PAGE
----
Sophomore Nick Barron, right, sits with his roommate Josh Sullivan at their apartment at Calamigos Ranch. Barron moved to Malibu to reconnect with friends and the Pepperdine community despite remote classes. Photo by Jaylene Ramli
Although the typically bustling Pepperdine campus remains closed for fall 2020, over 200 Pepperdine community members are still Zooming in Malibu and the surrounding area.
Students scrambled for off-campus housing following Pepperdine’s July 9 announcement detailing in-person plans for the semester, notifying upper-level students their housing contacts may be canceled and suspending all international programs for fall 2020. Pepperdine reversed plans July 22, announcing all classes would be remote and on-campus housing would be limited to only those with “a compelling hardship.” Despite these changes, dozens of students moved back to Malibu for various reasons.
“You try to replicate [the college experience] the best you can, but Zoom is Zoom,” sophomore Nick Barron said. “We’re working our hardest to keep ourselves motivated and to keep some sort of community going to make it feel something like college still.”
Senior Rachel Miner said she broke her on-campus housing contract prior to Pepperdine’s July 22 announcement due to uncertainty over whether the contract would be honored. She also worried that, even if it were honored, her roommate group may be broken up. Miner ended up moving into an apartment in Santa Monica with two of her original roommates.
Miner is one of at least 223 students living in the area, according to a recent Student Affairs survey with a response rate of 22%.
Junior Mikey Shahinian chose to live at the Malibu Canyon Apartments in Calabasas after Pepperdine canceled his on-campus housing contract. He said his desire to “get out of [his] house back home and see people again” largely influenced his decision.
Shahinian said moving back to the area has enabled him to reconnect with the community he formed last year in Buenos Aires because a number of students from the program also live in the Malibu Canyon Apartments.
Barron also moved to the area to try to regain a greater sense of community.
“I definitely did want to be out here rather than be home, especially after being home the entire quarantine,” Barron said. “I wanted to see and be around other Pepperdine students taking classes and stuff.”
Barron said he scrambled to find housing when the University canceled his semester in Buenos Aires and then again when new plans for on-campus housing fell apart due to Pepperdine’s announcement of solely online classes.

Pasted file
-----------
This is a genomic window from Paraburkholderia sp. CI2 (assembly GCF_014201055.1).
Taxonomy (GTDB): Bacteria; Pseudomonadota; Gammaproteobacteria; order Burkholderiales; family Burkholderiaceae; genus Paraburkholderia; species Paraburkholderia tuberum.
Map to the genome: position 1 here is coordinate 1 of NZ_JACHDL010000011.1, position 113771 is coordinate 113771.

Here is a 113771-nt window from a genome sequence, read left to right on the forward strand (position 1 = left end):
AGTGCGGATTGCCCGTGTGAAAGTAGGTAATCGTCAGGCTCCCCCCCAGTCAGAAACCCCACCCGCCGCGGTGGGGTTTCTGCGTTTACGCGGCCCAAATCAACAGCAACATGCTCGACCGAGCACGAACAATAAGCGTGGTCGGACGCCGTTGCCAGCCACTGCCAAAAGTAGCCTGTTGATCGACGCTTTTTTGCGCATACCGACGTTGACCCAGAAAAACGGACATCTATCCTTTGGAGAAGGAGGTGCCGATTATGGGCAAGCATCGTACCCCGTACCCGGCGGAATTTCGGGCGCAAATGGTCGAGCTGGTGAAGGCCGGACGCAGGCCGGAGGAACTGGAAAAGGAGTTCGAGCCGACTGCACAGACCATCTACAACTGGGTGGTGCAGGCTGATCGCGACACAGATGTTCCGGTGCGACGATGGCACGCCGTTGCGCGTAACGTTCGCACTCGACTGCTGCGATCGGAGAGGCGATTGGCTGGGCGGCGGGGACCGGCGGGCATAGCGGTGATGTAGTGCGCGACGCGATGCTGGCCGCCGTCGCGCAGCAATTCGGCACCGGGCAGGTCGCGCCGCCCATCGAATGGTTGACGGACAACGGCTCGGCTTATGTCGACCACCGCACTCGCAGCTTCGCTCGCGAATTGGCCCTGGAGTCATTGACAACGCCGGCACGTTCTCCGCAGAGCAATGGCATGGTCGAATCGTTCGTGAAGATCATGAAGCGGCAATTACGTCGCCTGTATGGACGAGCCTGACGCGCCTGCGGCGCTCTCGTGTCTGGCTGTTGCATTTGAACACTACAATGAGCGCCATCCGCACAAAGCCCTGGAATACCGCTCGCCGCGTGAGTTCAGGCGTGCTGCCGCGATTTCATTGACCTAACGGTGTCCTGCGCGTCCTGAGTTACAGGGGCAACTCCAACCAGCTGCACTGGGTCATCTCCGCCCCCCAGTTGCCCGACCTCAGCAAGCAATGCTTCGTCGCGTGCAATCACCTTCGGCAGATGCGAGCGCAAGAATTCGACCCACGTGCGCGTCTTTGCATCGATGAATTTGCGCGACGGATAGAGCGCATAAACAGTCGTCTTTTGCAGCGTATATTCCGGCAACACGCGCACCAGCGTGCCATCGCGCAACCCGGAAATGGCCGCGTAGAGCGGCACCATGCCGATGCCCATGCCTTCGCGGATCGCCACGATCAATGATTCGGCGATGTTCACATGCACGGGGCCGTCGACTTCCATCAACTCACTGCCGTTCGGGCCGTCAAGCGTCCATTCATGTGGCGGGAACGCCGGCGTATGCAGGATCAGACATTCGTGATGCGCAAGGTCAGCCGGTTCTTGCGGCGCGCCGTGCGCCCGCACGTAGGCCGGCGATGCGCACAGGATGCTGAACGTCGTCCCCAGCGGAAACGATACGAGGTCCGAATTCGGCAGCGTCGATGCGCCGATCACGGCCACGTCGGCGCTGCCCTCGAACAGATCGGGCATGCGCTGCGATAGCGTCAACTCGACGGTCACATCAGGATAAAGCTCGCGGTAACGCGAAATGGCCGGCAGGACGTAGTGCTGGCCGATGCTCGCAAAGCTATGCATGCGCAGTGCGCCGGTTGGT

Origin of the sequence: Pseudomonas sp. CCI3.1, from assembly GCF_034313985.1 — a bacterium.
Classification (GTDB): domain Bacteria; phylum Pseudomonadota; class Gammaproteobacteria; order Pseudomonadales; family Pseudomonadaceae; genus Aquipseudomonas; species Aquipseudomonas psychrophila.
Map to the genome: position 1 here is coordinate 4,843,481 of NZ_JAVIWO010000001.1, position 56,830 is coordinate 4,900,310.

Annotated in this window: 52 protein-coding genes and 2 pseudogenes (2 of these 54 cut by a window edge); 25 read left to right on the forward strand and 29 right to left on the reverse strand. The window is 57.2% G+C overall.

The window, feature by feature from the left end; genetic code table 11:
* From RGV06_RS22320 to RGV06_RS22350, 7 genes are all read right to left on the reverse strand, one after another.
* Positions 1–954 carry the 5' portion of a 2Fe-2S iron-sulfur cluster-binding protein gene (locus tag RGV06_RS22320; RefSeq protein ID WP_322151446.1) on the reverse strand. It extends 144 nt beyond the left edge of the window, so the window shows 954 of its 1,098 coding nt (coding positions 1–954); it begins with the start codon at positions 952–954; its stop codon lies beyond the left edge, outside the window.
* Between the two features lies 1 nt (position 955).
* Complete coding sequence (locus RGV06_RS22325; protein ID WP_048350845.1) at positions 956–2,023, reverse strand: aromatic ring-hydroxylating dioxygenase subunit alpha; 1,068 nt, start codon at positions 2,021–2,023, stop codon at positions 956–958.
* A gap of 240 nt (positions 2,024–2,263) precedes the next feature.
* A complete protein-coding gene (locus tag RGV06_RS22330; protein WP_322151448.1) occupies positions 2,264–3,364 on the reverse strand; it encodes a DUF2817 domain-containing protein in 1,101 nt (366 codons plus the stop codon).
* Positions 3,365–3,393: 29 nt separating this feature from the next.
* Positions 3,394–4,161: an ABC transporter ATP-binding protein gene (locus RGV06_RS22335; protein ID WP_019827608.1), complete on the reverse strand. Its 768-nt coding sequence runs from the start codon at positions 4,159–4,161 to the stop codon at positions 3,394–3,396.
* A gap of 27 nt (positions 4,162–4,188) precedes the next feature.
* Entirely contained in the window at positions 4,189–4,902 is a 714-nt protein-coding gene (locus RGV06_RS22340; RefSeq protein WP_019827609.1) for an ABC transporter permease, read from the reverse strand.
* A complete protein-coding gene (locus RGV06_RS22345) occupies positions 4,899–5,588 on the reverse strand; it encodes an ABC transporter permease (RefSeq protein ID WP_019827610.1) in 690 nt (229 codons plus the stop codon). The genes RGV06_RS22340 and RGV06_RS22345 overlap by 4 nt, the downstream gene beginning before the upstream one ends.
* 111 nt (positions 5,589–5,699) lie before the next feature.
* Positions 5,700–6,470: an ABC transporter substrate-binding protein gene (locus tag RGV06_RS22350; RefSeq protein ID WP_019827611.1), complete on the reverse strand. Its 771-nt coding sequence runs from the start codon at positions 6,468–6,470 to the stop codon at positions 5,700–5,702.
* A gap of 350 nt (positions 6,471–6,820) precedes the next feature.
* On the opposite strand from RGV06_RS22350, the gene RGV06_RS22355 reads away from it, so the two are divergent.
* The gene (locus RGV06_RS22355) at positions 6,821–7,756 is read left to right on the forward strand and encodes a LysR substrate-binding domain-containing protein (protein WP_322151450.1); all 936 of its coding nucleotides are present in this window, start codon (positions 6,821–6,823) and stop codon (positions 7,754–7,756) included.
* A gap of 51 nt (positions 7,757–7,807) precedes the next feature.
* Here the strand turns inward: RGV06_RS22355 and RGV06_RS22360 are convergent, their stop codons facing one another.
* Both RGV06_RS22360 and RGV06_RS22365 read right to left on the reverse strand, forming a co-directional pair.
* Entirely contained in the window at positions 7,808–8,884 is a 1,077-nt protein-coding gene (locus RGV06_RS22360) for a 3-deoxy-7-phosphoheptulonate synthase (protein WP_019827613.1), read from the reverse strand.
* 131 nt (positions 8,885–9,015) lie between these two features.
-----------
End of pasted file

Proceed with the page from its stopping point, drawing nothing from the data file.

Barron now lives at Calamigos Ranch with five housemates from his first year, which he said “feels much closer to home than it would have been — home being Pepperdine.” He said living in the area has made Barron feel a much greater sense of Pepperdine community.
“The biggest thing that makes this feel much more like college are the people around me,” Barron said. “I’ve got five of the guys in my house all in my grade. We have classes, we’re doing stuff together and we know the struggle.”
Living in Malibu has also helped to establish a greater sense of normalcy, Barron said, as he and his friends can still drive past campus, shop at Ralph’s and go to the same beaches they frequented last year.
Senior Danielle Aro lives in the Avalon Apartments in Calabasas — her original plan for the academic year — but said “it definitely doesn’t feel like Pepperdine” without in-person classes and events. She likened the experience to her time studying in London.
“It’s like building a new community here like we did abroad,” Aro said. “I just miss running into people. It doesn’t feel lonely or isolating, but [the community] definitely doesn’t feel as flourishing.”
For Aro, it’s not a specific event or classroom on campus she said she misses most but spontaneous encounters with friends and acquaintances.
Miner said she felt similarly.
“I miss seeing Pepperdine people; I miss seeing the faculty in person,” Miner said. “We have such a good community, and there’s just so many happy, smiling faces everywhere. I miss everybody.”
Barron, meanwhile, said he misses in-person classes.
“I’m really missing out on just that in-person connection with my professors and seeing other students with me — just the life that comes from that,” Barron said.
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